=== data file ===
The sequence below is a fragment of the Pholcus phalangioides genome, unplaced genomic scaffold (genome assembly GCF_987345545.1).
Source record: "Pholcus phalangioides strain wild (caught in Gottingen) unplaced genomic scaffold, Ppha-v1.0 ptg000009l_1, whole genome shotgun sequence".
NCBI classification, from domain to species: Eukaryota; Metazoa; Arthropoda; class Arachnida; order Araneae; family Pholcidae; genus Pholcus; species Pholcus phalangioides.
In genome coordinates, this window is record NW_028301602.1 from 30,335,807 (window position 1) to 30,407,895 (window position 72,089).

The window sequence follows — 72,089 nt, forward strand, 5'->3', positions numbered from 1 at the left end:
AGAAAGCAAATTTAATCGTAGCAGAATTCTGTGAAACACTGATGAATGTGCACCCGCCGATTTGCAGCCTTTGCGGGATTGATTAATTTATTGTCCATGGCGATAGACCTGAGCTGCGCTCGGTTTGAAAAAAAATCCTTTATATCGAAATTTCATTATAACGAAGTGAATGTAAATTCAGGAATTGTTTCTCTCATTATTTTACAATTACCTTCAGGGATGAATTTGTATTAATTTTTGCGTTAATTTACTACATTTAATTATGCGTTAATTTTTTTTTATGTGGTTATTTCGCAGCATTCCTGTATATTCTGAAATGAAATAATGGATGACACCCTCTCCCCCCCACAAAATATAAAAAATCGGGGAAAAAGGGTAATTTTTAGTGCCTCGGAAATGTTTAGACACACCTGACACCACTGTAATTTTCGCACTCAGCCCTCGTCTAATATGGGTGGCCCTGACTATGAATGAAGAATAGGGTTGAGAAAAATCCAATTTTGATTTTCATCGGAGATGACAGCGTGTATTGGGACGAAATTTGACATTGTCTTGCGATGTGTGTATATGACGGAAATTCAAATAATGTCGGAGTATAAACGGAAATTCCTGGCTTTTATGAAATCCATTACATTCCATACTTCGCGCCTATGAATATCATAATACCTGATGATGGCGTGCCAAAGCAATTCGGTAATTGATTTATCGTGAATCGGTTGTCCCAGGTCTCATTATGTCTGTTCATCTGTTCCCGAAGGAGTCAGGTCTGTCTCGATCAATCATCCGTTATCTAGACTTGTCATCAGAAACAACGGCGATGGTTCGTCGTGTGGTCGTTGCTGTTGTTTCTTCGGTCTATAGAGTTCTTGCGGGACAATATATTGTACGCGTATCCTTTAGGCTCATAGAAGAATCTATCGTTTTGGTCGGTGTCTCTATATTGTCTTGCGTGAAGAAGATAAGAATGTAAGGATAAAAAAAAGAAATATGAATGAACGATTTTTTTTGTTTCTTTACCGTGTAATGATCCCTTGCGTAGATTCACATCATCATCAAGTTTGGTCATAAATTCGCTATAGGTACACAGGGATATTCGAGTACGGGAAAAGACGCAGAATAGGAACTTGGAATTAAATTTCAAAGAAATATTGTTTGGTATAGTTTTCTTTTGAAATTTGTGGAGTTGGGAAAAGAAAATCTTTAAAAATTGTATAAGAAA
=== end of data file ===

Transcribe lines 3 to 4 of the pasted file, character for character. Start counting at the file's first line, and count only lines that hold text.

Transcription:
NCBI classification, from domain to species: Eukaryota; Metazoa; Arthropoda; class Arachnida; order Araneae; family Pholcidae; genus Pholcus; species Pholcus phalangioides.
In genome coordinates, this window is record NW_028301602.1 from 30,335,807 (window position 1) to 30,407,895 (window position 72,089).